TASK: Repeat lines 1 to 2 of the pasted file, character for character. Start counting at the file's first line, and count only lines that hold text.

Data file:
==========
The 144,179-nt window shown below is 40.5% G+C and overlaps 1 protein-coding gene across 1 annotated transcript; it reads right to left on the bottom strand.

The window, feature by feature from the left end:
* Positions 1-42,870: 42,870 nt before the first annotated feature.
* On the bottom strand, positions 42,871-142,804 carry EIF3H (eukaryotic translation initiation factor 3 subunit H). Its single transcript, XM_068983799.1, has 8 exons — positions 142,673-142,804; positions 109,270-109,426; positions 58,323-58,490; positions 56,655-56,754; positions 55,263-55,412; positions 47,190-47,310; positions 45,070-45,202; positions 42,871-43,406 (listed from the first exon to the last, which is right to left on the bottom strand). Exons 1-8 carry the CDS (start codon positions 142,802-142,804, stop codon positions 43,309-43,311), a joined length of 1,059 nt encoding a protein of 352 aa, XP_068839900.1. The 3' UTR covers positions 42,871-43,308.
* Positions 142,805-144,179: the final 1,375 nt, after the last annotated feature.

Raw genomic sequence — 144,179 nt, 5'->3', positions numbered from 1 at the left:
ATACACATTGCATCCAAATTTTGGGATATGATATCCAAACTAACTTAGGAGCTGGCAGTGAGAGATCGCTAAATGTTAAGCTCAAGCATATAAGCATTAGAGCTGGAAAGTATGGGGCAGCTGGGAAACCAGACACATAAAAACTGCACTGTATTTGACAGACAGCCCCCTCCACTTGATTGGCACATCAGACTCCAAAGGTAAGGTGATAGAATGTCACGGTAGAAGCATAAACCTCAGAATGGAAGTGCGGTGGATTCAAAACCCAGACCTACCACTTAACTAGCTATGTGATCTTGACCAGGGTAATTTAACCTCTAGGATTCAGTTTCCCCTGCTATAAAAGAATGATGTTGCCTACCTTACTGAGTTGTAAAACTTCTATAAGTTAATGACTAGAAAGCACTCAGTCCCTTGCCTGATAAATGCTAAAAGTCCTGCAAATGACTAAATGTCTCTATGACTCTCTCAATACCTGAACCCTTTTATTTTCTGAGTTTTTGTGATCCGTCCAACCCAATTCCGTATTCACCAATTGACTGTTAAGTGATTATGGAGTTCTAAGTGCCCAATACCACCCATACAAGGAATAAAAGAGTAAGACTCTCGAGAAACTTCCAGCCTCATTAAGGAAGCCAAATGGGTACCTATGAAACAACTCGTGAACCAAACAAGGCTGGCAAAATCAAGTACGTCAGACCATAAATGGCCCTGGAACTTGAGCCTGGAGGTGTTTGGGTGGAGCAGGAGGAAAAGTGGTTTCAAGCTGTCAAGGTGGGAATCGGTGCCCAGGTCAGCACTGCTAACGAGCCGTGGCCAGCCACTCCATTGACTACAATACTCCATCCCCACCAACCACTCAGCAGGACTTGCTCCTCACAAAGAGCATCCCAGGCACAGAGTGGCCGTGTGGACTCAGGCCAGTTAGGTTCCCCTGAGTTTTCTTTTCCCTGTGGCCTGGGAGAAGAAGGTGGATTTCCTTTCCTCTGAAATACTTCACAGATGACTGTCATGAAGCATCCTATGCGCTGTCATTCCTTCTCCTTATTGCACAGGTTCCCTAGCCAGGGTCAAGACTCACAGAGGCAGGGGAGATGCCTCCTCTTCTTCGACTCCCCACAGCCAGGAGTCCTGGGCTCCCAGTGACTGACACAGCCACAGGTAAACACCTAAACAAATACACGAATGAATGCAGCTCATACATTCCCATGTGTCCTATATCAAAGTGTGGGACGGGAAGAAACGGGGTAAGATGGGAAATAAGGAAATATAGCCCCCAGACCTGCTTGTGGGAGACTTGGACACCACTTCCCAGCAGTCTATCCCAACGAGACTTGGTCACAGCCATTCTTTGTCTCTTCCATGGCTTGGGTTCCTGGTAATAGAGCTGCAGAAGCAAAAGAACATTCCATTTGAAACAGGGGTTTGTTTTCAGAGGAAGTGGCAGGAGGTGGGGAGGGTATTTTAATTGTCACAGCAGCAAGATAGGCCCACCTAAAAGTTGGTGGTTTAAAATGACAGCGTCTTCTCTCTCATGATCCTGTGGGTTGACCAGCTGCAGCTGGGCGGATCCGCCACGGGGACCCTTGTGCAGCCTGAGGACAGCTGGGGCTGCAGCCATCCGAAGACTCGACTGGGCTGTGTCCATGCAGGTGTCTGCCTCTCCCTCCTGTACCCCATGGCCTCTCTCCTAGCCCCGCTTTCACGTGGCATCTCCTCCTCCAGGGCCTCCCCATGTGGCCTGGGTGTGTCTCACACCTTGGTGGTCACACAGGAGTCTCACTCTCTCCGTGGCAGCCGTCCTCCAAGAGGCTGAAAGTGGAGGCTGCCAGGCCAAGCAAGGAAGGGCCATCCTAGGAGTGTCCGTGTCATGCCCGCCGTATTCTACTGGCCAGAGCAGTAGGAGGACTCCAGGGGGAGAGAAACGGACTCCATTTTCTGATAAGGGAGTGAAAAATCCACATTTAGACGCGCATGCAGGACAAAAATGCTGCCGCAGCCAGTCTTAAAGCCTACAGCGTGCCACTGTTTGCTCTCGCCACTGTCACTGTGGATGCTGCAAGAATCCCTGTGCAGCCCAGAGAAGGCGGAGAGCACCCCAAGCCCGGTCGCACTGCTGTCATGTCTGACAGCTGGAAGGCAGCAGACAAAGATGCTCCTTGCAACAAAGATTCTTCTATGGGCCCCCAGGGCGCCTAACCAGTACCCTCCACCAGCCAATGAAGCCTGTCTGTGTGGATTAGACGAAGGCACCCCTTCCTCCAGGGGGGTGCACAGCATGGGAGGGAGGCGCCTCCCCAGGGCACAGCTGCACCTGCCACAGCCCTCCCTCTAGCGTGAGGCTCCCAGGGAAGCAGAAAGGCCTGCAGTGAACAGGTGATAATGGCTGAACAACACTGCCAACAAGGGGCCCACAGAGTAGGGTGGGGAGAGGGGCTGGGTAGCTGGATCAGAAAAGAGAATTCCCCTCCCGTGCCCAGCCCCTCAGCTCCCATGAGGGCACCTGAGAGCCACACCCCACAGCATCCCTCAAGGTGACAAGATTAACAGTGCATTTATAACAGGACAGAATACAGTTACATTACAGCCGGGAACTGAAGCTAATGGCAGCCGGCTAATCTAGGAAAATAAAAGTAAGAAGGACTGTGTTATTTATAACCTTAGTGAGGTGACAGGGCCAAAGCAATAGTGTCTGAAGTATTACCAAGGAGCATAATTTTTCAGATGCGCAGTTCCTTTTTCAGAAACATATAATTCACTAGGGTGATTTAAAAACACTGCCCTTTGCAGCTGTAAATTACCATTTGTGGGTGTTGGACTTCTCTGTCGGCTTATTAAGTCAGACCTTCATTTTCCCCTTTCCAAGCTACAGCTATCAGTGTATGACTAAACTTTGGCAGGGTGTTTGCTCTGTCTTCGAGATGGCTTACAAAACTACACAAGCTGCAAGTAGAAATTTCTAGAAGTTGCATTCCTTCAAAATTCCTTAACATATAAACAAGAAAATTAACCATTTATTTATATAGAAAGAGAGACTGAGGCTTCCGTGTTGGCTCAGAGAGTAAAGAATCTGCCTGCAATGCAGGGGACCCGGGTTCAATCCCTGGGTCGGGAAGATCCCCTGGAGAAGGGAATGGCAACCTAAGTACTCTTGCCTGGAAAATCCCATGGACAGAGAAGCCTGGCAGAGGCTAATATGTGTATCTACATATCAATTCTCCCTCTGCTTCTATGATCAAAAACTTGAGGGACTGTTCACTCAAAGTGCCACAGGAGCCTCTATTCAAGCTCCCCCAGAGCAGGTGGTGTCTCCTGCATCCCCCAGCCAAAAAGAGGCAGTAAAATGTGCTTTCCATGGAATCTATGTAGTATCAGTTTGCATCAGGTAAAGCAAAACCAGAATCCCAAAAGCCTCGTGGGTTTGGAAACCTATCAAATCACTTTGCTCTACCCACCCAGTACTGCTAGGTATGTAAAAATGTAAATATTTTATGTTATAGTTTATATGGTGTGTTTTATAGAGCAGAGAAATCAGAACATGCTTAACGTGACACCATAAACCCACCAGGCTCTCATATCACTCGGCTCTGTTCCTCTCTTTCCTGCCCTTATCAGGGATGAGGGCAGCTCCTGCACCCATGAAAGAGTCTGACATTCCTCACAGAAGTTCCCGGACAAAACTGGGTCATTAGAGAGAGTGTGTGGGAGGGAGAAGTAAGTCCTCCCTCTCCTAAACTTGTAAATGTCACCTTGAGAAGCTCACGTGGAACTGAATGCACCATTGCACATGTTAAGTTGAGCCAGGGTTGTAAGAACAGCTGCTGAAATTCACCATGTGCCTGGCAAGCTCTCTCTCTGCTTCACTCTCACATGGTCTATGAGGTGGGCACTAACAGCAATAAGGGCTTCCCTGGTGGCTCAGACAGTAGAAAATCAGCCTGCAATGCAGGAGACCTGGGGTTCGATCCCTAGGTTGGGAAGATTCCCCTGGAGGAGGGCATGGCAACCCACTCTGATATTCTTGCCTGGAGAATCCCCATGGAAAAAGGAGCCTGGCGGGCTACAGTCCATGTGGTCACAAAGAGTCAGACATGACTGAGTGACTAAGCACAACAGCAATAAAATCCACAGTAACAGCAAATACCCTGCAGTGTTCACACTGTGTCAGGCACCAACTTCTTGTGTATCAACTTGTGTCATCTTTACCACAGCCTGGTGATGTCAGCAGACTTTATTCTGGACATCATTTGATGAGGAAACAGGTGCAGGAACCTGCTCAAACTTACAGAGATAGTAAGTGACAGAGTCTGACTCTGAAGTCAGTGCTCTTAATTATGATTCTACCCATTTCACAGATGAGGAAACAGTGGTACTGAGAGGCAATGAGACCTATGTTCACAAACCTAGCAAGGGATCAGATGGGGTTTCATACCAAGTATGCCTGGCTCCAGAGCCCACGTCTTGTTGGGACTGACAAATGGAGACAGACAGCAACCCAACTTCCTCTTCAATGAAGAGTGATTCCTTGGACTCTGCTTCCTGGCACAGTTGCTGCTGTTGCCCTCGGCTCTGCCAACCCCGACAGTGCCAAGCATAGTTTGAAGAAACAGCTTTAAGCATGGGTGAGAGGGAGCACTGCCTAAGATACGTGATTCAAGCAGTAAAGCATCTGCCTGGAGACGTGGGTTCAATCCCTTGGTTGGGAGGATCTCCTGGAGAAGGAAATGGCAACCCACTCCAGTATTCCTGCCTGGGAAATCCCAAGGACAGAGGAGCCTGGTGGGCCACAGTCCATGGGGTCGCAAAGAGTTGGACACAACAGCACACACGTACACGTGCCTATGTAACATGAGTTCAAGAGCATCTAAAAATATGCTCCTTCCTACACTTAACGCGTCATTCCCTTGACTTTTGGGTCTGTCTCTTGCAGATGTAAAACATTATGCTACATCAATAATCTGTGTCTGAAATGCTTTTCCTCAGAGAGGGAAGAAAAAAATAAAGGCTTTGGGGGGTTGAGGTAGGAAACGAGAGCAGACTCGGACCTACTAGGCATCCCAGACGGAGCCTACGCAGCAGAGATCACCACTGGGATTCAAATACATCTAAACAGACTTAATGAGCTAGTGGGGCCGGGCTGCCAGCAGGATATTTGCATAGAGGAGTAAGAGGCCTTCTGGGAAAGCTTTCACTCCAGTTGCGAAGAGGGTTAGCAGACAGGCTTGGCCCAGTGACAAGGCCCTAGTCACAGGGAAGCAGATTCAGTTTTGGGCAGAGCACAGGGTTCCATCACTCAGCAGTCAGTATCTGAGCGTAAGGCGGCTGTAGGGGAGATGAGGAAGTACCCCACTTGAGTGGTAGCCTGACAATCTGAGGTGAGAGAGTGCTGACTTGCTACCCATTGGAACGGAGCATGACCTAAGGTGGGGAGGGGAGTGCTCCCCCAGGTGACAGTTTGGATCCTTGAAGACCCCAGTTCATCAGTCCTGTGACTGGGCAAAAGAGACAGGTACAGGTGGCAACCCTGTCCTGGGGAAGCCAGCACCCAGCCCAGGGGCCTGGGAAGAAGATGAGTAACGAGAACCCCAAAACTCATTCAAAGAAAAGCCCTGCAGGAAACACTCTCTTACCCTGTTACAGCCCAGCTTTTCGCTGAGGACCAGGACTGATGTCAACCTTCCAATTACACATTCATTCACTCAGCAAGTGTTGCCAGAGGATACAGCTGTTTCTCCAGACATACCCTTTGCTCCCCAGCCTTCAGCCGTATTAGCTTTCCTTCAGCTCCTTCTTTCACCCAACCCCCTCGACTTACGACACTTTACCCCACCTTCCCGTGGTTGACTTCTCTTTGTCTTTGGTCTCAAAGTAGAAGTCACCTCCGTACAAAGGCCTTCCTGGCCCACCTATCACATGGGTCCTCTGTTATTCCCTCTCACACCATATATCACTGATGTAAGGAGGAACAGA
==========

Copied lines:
The 144,179-nt window shown below is 40.5% G+C and overlaps 1 protein-coding gene across 1 annotated transcript; it reads right to left on the bottom strand.

The window, feature by feature from the left end: